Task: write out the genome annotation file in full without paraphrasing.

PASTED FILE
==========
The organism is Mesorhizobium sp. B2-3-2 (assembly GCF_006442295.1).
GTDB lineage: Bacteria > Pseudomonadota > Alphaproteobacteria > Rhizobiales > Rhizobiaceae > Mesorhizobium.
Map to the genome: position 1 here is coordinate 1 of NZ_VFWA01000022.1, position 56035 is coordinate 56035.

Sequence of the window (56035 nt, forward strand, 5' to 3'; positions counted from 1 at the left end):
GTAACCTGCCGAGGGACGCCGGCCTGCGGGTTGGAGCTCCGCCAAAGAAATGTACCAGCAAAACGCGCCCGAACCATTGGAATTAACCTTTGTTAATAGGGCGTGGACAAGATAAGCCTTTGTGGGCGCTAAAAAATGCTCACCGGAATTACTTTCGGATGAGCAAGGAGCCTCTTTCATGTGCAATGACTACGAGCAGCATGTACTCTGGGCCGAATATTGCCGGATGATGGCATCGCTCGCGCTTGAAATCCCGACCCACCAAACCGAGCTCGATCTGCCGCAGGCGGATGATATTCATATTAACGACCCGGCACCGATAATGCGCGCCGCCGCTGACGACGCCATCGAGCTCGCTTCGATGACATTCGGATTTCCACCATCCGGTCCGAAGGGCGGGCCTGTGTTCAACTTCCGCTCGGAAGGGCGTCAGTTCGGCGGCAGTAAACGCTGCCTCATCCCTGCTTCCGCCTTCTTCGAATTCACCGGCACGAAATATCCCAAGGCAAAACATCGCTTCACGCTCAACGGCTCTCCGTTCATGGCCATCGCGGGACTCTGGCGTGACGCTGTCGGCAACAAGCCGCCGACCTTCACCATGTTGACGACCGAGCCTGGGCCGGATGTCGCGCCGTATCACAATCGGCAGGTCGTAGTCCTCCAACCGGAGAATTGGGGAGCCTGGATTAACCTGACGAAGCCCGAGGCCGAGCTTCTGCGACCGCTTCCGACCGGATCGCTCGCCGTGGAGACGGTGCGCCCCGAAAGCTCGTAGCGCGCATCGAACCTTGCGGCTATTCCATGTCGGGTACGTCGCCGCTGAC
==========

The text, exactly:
The organism is Mesorhizobium sp. B2-3-2 (assembly GCF_006442295.1).
GTDB lineage: Bacteria > Pseudomonadota > Alphaproteobacteria > Rhizobiales > Rhizobiaceae > Mesorhizobium.
Map to the genome: position 1 here is coordinate 1 of NZ_VFWA01000022.1, position 56035 is coordinate 56035.

Sequence of the window (56035 nt, forward strand, 5' to 3'; positions counted from 1 at the left end):
GTAACCTGCCGAGGGACGCCGGCCTGCGGGTTGGAGCTCCGCCAAAGAAATGTACCAGCAAAACGCGCCCGAACCATTGGAATTAACCTTTGTTAATAGGGCGTGGACAAGATAAGCCTTTGTGGGCGCTAAAAAATGCTCACCGGAATTACTTTCGGATGAGCAAGGAGCCTCTTTCATGTGCAATGACTACGAGCAGCATGTACTCTGGGCCGAATATTGCCGGATGATGGCATCGCTCGCGCTTGAAATCCCGACCCACCAAACCGAGCTCGATCTGCCGCAGGCGGATGATATTCATATTAACGACCCGGCACCGATAATGCGCGCCGCCGCTGACGACGCCATCGAGCTCGCTTCGATGACATTCGGATTTCCACCATCCGGTCCGAAGGGCGGGCCTGTGTTCAACTTCCGCTCGGAAGGGCGTCAGTTCGGCGGCAGTAAACGCTGCCTCATCCCTGCTTCCGCCTTCTTCGAATTCACCGGCACGAAATATCCCAAGGCAAAACATCGCTTCACGCTCAACGGCTCTCCGTTCATGGCCATCGCGGGACTCTGGCGTGACGCTGTCGGCAACAAGCCGCCGACCTTCACCATGTTGACGACCGAGCCTGGGCCGGATGTCGCGCCGTATCACAATCGGCAGGTCGTAGTCCTCCAACCGGAGAATTGGGGAGCCTGGATTAACCTGACGAAGCCCGAGGCCGAGCTTCTGCGACCGCTTCCGACCGGATCGCTCGCCGTGGAGACGGTGCGCCCCGAAAGCTCGTAGCGCGCATCGAACCTTGCGGCTATTCCATGTCGGGTACGTCGCCGCTGAC